With pre-orders launched this week it’s a most appropriate moment to return to the output of the multiple award-winning Black Josei Press and one of their newest projects, The Gift. For those who have yet to browse the publisher’s back catalogue their ethos is one that focusses “on celebrating comics by and for people of color from marginalized genders and sexualities.” You can investigate our coverage of their past titles here at Broken Frontier too, including Wash Day, The Saddest Angriest Black Girl in Town, An Ode to Keisha, and Arrive in My Hands.
The Gift is a story that asks the reader to contemplate themes of ancestry and identity, and how the one impacts the other. Written by Black Josei Press founder Jamila Rowser, illustrated by Sam Wade, and edited by J.A. Micheline this comic takes an interesting dual approach to communicating its message: an immersive comics short that allows the reader to find their own truths in its pages, followed by background material that discuss its themes and meanings in greater depth, alongside process notes and behind-the-scene details.
Herein we meet Kenya, an inquisitive 10-year-old, and her father as they explore a museum of African art. Looking at the exhibits leads to Kenya asking questions of her dad about their ancestry that he can’t give definitive answers to. In an unexpected moment Kenya encounters a strangely ethereal visitor representing her heritage who takes her on a journey that will give her a new perspective on who she is.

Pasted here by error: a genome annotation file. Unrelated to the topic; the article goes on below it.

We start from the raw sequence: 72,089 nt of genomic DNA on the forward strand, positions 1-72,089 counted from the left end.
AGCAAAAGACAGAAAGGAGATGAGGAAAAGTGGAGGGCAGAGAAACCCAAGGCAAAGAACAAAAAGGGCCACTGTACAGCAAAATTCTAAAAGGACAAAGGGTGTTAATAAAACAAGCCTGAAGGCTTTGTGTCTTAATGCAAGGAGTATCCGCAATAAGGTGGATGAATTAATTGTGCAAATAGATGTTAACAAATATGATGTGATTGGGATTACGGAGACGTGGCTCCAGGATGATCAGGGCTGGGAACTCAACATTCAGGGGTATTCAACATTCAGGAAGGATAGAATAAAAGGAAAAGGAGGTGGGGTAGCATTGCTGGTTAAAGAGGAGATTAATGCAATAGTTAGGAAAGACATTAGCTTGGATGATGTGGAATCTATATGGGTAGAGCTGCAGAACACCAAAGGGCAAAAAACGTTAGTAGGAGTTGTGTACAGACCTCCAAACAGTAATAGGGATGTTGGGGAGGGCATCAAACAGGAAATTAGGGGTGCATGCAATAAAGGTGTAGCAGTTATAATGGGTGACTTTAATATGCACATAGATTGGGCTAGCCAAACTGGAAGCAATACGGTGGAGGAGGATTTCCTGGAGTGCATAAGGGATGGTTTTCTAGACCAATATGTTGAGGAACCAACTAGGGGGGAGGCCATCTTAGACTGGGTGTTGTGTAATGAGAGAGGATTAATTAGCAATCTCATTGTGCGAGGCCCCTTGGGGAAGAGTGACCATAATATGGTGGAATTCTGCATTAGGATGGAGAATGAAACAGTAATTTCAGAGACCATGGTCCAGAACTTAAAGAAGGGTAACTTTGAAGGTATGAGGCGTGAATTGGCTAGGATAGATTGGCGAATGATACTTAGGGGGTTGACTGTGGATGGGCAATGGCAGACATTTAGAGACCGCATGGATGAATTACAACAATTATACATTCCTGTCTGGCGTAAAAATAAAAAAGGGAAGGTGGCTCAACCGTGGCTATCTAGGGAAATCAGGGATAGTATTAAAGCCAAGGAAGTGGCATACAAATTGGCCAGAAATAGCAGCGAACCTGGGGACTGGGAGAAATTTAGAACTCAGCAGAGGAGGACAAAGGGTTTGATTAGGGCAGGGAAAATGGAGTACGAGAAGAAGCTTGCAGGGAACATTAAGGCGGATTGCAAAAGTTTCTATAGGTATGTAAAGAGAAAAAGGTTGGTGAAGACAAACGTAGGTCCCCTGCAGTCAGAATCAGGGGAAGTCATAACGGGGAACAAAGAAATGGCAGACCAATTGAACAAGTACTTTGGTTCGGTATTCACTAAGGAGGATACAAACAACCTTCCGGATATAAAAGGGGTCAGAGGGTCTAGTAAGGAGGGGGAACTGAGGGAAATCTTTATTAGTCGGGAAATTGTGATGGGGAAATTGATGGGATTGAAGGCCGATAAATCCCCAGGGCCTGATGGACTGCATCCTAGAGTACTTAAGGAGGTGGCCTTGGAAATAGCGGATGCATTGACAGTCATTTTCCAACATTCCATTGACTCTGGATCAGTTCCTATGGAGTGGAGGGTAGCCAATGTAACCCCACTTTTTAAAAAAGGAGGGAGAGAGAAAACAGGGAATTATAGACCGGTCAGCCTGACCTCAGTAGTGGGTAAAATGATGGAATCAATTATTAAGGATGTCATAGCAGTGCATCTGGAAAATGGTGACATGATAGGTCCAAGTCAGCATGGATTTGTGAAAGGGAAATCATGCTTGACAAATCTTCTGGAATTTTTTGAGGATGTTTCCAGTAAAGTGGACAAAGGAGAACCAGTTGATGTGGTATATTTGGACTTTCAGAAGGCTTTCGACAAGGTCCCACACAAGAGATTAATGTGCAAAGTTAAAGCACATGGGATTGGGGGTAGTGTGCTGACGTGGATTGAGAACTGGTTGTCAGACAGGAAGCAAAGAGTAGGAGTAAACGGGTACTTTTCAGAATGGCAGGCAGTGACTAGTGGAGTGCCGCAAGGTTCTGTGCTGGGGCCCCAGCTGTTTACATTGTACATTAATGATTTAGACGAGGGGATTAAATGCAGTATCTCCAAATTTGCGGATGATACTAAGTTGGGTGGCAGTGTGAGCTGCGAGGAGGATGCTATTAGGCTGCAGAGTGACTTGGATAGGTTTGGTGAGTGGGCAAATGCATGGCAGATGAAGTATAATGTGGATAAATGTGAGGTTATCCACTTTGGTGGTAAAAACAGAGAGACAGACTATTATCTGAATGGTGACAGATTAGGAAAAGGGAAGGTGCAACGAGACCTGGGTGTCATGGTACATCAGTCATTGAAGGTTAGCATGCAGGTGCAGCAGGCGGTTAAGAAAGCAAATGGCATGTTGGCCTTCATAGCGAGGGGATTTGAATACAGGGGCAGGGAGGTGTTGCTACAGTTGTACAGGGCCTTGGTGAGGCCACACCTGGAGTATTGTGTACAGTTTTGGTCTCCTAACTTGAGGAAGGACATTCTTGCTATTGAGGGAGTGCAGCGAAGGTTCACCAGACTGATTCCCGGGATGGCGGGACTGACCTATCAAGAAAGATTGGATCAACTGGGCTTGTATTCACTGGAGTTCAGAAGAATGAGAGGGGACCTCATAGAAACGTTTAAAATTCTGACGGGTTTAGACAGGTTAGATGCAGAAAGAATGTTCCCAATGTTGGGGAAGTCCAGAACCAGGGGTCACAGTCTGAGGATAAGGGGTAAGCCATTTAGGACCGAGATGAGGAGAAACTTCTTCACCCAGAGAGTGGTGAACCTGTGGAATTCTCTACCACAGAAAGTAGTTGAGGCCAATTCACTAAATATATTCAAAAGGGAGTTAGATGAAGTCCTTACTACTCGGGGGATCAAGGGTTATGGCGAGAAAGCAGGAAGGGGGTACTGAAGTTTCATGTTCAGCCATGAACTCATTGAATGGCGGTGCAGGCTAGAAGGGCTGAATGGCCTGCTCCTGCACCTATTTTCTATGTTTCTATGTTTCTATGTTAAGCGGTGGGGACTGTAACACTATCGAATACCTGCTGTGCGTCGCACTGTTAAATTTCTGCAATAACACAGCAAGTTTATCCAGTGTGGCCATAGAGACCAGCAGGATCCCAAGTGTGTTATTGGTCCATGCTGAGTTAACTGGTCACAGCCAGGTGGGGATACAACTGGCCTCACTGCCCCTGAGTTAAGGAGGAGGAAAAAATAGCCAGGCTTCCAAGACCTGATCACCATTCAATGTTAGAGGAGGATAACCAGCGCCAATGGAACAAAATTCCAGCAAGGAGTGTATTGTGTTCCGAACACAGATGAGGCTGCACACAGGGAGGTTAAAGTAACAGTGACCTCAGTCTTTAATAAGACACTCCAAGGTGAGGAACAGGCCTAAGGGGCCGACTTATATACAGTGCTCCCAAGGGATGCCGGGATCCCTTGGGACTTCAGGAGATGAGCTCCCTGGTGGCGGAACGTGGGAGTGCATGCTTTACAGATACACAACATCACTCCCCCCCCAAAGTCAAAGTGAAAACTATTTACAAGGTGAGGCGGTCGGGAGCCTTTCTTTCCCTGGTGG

This is a story that it is impossible to discuss in great detail without giving far too much away but, suffice to say, the core message at its heart is beautifully communicated with a denouement that has a kind of breathless but positive poignancy to it. Rowser has an admirable line in powerful understatement that has run through much of her work that we’ve reviewed here at BF and that is very much on show in The Gift. The back matter gives further details on the aspects of African culture that the comic showcases, underlining the depth of research ibolved and Rowser’s sensitivity and respect for the subject matter.
This is, I believe, my introduction to Sam Wade’s art and its elegant minimalism and clean line is a perfect match for this narrative. Particularly in terms of the “silent storytelling” sequences that make up much of the comic where her flowing, animated visual storytelling captures Kenya’s child’s eye view of events with a considered authenticity. Wade’s choice of colours manages the feat of feeling vibrant without being overwhelming, further adding to the mood of the piece.
Comics reviewing and comics criticism are allied disciplines but they are not one and the same thing, and part of me fears I am doing The Gift a disservice by not going further into the key elements of the story. And yet I firmly believe that sometimes there are discoveries that are the readers to make for themselves, and by discussing them in reviews you may be undermining a creator’s intentions. What I will say though is that The Gift is an insightful, thoughtful and unforgettable reflection on Black identity and heritage, and undoubtedly one of the finest constructed minicomics I’ve read in 2023.
Jamila Rowser (W), Sam Wade (A) • Black Josei Press, $18.00/$9.00 (print/digital)
Review by Andy Oliver